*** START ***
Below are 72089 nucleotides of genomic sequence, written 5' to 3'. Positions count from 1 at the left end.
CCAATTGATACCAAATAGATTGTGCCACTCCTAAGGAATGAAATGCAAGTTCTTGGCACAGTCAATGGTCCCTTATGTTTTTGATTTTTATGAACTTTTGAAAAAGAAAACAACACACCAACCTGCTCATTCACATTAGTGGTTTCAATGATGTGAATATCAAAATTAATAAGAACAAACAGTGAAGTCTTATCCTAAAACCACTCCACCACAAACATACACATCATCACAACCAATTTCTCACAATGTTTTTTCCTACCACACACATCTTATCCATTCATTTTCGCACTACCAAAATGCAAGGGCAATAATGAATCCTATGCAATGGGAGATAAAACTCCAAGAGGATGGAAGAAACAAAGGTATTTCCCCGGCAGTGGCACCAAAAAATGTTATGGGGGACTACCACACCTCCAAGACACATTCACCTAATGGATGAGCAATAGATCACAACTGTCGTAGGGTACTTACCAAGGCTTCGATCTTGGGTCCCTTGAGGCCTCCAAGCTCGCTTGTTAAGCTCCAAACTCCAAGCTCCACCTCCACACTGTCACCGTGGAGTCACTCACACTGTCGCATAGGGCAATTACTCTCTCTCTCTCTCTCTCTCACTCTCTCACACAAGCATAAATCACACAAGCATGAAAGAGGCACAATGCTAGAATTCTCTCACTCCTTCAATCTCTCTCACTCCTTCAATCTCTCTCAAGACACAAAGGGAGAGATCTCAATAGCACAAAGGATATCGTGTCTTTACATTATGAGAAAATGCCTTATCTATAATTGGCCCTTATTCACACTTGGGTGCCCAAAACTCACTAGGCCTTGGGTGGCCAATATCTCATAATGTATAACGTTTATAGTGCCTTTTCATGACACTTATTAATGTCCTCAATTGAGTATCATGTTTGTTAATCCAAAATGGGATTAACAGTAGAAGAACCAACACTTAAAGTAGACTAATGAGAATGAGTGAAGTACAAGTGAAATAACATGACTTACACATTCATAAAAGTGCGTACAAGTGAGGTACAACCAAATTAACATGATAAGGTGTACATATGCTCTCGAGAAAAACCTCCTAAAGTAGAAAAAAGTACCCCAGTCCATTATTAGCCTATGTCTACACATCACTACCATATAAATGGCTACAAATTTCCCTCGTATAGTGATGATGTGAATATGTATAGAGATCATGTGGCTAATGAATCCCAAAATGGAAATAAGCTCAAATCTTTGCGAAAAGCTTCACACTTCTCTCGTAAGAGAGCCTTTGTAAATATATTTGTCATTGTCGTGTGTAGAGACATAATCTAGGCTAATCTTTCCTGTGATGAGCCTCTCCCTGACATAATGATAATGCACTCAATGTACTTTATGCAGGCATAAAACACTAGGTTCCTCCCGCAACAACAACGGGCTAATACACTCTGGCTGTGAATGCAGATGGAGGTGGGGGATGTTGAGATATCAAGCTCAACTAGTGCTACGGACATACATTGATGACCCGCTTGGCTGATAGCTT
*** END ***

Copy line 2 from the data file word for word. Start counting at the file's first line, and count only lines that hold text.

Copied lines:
CCAATTGATACCAAATAGATTGTGCCACTCCTAAGGAATGAAATGCAAGTTCTTGGCACAGTCAATGGTCCCTTATGTTTTTGATTTTTATGAACTTTTGAAAAAGAAAACAACACACCAACCTGCTCATTCACATTAGTGGTTTCAATGATGTGAATATCAAAATTAATAAGAACAAACAGTGAAGTCTTATCCTAAAACCACTCCACCACAAACATACACATCATCACAACCAATTTCTCACAATGTTTTTTCCTACCACACACATCTTATCCATTCATTTTCGCACTACCAAAATGCAAGGGCAATAATGAATCCTATGCAATGGGAGATAAAACTCCAAGAGGATGGAAGAAACAAAGGTATTTCCCCGGCAGTGGCACCAAAAAATGTTATGGGGGACTACCACACCTCCAAGACACATTCACCTAATGGATGAGCAATAGATCACAACTGTCGTAGGGTACTTACCAAGGCTTCGATCTTGGGTCCCTTGAGGCCTCCAAGCTCGCTTGTTAAGCTCCAAACTCCAAGCTCCACCTCCACACTGTCACCGTGGAGTCACTCACACTGTCGCATAGGGCAATTACTCTCTCTCTCTCTCTCTCTCACTCTCTCACACAAGCATAAATCACACAAGCATGAAAGAGGCACAATGCTAGAATTCTCTCACTCCTTCAATCTCTCTCACTCCTTCAATCTCTCTCAAGACACAAAGGGAGAGATCTCAATAGCACAAAGGATATCGTGTCTTTACATTATGAGAAAATGCCTTATCTATAATTGGCCCTTATTCACACTTGGGTGCCCAAAACTCACTAGGCCTTGGGTGGCCAATATCTCATAATGTATAACGTTTATAGTGCCTTTTCATGACACTTATTAATGTCCTCAATTGAGTATCATGTTTGTTAATCCAAAATGGGATTAACAGTAGAAGAACCAACACTTAAAGTAGACTAATGAGAATGAGTGAAGTACAAGTGAAATAACATGACTTACACATTCATAAAAGTGCGTACAAGTGAGGTACAACCAAATTAACATGATAAGGTGTACATATGCTCTCGAGAAAAACCTCCTAAAGTAGAAAAAAGTACCCCAGTCCATTATTAGCCTATGTCTACACATCACTACCATATAAATGGCTACAAATTTCCCTCGTATAGTGATGATGTGAATATGTATAGAGATCATGTGGCTAATGAATCCCAAAATGGAAATAAGCTCAAATCTTTGCGAAAAGCTTCACACTTCTCTCGTAAGAGAGCCTTTGTAAATATATTTGTCATTGTCGTGTGTAGAGACATAATCTAGGCTAATCTTTCCTGTGATGAGCCTCTCCCTGACATAATGATAATGCACTCAATGTACTTTATGCAGGCATAAAACACTAGGTTCCTCCCGCAACAACAACGGGCTAATACACTCTGGCTGTGAATGCAGATGGAGGTGGGGGATGTTGAGATATCAAGCTCAACTAGTGCTACGGACATACATTGATGACCCGCTTGGCTGATAGCTT